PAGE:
Western Africa is rich in freshwater biodiversity and regional endemicity, supporting the entire global populations of many threatened freshwater species including fishes, molluscs, dragonflies, crabs, shrimps and aquatic plants.

Target 6.6 is: “By 2020, protect and restore water-related ecosystems, including mountains, forests, wetlands, rivers, aquifers and lakes.” Indicator 6.6.1 tracks changes over time in water-related ecosystems. Earth observations are used to determine changes to surface water bodies, such as lakes, large rivers, flooded wetlands and reservoirs.

Use of coastal, estuarine and freshwater recreational environments has significant benefits for health and well-being, including rest, relaxation, exercise, cultural and religious practices, and aesthetic pleasure, while also providing substantial local, regional and national economic benefits.

More than 8,000 million metric tons of plastic have been made since the beginning of large-scale plastic production in the 1950s. As a consequence, plastic debris is present in all ecosystems, including remote locations such as mountain lakes and polar sea ice.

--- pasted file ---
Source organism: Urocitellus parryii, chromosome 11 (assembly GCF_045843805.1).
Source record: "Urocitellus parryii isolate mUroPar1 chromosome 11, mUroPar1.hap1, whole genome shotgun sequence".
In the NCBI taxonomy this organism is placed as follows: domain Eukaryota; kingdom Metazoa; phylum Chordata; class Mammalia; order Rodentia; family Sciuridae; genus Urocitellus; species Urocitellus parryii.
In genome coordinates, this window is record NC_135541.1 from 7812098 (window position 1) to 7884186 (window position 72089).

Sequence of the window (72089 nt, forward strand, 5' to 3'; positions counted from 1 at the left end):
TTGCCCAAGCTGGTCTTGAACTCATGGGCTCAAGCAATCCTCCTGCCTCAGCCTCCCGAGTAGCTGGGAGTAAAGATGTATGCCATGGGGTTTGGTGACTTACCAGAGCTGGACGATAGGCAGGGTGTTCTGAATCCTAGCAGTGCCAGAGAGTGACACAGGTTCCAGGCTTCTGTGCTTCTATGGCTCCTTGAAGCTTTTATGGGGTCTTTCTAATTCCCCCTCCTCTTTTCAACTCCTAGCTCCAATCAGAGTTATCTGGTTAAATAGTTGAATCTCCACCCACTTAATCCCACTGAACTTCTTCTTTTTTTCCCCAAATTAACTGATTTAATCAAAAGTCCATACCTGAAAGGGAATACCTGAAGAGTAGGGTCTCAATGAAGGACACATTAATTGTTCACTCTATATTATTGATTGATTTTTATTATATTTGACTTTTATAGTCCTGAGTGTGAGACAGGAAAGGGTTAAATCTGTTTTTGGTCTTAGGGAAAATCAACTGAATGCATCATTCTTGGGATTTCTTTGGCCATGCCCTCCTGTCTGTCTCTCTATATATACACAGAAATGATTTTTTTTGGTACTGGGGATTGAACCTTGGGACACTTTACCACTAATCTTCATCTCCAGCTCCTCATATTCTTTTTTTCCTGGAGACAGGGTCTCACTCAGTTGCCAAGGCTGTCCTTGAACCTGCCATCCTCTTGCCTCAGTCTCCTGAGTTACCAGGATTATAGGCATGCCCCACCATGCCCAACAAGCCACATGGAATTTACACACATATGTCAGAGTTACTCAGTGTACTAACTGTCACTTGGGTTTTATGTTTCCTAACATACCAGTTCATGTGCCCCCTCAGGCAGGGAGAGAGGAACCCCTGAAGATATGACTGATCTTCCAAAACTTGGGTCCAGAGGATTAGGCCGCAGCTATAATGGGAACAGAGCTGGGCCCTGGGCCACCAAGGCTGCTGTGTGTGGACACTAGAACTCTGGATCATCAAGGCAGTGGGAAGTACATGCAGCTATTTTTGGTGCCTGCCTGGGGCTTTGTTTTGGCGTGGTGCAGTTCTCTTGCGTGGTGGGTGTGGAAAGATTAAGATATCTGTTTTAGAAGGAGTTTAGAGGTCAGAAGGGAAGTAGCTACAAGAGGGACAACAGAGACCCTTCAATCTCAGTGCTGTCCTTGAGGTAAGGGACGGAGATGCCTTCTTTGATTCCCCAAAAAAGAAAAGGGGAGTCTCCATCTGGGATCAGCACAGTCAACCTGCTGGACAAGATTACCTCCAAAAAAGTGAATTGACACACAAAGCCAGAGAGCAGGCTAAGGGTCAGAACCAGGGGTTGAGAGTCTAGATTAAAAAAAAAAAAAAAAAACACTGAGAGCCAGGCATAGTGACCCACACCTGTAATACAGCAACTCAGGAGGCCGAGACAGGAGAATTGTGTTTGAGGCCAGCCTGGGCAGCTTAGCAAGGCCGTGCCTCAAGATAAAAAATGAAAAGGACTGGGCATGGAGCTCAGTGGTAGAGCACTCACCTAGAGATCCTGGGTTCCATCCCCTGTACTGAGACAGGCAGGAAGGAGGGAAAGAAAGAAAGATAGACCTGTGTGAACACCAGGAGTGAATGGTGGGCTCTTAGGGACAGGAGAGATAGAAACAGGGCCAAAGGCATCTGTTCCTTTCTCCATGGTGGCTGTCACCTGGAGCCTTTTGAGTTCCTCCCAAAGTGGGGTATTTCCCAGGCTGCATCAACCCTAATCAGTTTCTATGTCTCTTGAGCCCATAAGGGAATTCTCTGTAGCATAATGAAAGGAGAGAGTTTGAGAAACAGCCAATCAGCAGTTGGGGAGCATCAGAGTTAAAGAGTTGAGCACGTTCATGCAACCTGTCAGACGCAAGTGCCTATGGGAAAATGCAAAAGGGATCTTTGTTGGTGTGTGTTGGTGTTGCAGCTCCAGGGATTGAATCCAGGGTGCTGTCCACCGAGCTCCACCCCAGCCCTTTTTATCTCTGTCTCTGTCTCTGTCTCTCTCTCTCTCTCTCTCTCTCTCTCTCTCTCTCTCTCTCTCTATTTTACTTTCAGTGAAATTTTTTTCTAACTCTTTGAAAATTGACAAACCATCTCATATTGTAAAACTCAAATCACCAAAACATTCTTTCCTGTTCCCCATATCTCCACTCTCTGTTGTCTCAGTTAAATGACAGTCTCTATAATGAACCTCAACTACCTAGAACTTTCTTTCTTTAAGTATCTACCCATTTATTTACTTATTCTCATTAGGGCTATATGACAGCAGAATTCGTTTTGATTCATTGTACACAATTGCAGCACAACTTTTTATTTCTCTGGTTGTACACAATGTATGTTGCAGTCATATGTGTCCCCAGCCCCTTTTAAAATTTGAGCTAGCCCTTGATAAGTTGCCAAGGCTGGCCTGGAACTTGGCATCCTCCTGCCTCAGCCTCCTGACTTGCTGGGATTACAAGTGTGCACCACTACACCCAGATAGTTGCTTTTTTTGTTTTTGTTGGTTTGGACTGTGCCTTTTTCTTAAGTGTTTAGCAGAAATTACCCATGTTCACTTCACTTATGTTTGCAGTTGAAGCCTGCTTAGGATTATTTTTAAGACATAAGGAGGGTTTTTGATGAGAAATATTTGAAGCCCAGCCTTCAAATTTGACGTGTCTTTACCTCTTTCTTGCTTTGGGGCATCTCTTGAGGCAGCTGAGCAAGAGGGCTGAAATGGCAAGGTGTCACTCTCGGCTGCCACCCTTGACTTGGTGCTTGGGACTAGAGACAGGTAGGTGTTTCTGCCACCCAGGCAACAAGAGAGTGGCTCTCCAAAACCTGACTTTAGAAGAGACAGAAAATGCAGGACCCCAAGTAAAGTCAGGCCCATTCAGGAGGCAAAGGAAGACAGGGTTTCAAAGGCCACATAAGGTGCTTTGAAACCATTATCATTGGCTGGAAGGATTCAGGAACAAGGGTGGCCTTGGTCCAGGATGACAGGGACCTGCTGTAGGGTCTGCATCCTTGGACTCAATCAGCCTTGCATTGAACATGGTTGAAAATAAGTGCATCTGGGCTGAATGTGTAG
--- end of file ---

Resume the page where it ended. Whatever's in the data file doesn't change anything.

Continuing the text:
To launch the UN Decade on Ecosystem Restoration, UNEP has released this synthesis report as a call to action for anyone and everyone to join the #GenerationRestoration movement to prevent, halt and reverse the degradation of ecosystems worldwide.

This policy brief was prepared following the momentous UNFCCC Conference of the Parties (COP25) outcome in which Parties adopted a two-year workplan for the Local Communities and Indigenous Peoples’ Platform (LCIPP).

Freshwater ecosystems host exceptional biodiversity: covering less than 1% of the Earth's surface, they harbour more than 10% of all species. Despite their critical importance, the biodiversity crisis impacts freshwater ecosystems most significantly out of all ecosystems.

Freshwater ecosystems cover only 0.8% of the earth’s surface, but they are amongst the most diverse systems in the world. They are vital for the life and well-being of billions of people as they provide different direct and indirect services.

Tanzania's ecological conservation watchdog said on Saturday plans were afoot to protect the Great Ruaha River from further environmental degradation.

Collapsing hippo numbers – and the loss of dung they produce – poses a threat to the species that thrive in eastern Africa’s rivers and great lakes, and the humans who rely on them.

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